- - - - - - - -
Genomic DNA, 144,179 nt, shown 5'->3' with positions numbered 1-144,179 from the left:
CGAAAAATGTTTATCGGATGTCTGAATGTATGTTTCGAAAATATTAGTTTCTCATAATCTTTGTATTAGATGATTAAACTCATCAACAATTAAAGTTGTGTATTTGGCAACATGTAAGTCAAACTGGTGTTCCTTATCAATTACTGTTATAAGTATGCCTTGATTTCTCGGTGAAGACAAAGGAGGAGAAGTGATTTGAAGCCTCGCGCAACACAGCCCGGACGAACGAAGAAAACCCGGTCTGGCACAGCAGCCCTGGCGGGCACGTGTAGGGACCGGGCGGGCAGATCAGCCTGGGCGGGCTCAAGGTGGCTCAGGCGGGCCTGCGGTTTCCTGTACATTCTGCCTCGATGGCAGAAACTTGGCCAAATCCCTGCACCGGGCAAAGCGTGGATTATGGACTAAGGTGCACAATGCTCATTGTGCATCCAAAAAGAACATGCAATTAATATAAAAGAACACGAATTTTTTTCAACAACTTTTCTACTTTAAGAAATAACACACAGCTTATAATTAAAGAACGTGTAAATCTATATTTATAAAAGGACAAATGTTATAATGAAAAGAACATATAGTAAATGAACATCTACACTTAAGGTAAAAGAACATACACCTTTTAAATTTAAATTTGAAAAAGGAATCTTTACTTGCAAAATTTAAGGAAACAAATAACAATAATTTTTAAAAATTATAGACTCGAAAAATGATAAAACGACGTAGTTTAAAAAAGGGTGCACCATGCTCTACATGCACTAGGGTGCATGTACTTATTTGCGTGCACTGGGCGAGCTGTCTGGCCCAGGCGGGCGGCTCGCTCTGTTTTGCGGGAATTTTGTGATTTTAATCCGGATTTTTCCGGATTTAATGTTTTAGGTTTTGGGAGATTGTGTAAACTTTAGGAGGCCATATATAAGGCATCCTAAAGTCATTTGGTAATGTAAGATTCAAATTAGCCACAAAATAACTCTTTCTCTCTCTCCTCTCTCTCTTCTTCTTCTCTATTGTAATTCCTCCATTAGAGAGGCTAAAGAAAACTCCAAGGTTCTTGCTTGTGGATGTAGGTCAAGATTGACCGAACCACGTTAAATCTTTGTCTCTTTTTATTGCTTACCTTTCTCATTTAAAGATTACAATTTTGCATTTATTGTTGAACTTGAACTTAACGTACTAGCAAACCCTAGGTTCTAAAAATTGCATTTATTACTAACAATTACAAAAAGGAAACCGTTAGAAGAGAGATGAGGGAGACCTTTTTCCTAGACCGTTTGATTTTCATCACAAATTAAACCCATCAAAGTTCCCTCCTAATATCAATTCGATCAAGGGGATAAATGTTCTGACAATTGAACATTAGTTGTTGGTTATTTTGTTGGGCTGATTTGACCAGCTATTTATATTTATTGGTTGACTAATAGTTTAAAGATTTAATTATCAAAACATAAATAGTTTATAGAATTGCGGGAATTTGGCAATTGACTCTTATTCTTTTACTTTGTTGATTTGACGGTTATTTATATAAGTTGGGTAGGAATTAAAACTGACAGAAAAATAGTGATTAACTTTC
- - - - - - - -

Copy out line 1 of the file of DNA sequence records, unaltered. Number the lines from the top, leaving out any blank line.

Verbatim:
Genomic DNA, 144,179 nt, shown 5'->3' with positions numbered 1-144,179 from the left: